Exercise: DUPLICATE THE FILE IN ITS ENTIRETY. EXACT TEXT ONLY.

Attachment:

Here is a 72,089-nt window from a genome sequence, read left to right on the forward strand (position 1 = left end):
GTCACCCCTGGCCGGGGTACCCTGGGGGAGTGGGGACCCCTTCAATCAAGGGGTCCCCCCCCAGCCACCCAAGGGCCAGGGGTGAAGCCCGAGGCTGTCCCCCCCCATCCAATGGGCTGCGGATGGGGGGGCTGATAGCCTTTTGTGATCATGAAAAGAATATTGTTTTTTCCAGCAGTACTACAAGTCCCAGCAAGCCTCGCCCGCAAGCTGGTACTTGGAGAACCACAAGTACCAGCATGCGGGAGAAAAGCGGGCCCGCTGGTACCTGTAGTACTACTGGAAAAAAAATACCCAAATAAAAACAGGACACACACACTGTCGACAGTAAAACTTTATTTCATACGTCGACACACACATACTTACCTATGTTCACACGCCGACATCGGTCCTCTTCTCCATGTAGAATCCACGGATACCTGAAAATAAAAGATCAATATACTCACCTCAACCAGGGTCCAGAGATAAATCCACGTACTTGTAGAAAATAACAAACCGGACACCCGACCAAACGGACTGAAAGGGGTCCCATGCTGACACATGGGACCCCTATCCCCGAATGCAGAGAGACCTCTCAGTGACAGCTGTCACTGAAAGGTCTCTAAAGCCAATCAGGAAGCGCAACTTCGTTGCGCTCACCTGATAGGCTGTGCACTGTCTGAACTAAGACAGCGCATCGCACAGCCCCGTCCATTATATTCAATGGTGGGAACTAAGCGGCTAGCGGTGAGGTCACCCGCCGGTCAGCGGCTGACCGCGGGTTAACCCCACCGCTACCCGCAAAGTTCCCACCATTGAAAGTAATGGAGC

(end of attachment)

Here is a 72,089-nt window from a genome sequence, read left to right on the forward strand (position 1 = left end):
GTCACCCCTGGCCGGGGTACCCTGGGGGAGTGGGGACCCCTTCAATCAAGGGGTCCCCCCCCAGCCACCCAAGGGCCAGGGGTGAAGCCCGAGGCTGTCCCCCCCCATCCAATGGGCTGCGGATGGGGGGGCTGATAGCCTTTTGTGATCATGAAAAGAATATTGTTTTTTCCAGCAGTACTACAAGTCCCAGCAAGCCTCGCCCGCAAGCTGGTACTTGGAGAACCACAAGTACCAGCATGCGGGAGAAAAGCGGGCCCGCTGGTACCTGTAGTACTACTGGAAAAAAAATACCCAAATAAAAACAGGACACACACACTGTCGACAGTAAAACTTTATTTCATACGTCGACACACACATACTTACCTATGTTCACACGCCGACATCGGTCCTCTTCTCCATGTAGAATCCACGGATACCTGAAAATAAAAGATCAATATACTCACCTCAACCAGGGTCCAGAGATAAATCCACGTACTTGTAGAAAATAACAAACCGGACACCCGACCAAACGGACTGAAAGGGGTCCCATGCTGACACATGGGACCCCTATCCCCGAATGCAGAGAGACCTCTCAGTGACAGCTGTCACTGAAAGGTCTCTAAAGCCAATCAGGAAGCGCAACTTCGTTGCGCTCACCTGATAGGCTGTGCACTGTCTGAACTAAGACAGCGCATCGCACAGCCCCGTCCATTATATTCAATGGTGGGAACTAAGCGGCTAGCGGTGAGGTCACCCGCCGGTCAGCGGCTGACCGCGGGTTAACCCCACCGCTACCCGCAAAGTTCCCACCATTGAAAGTAATGGAGC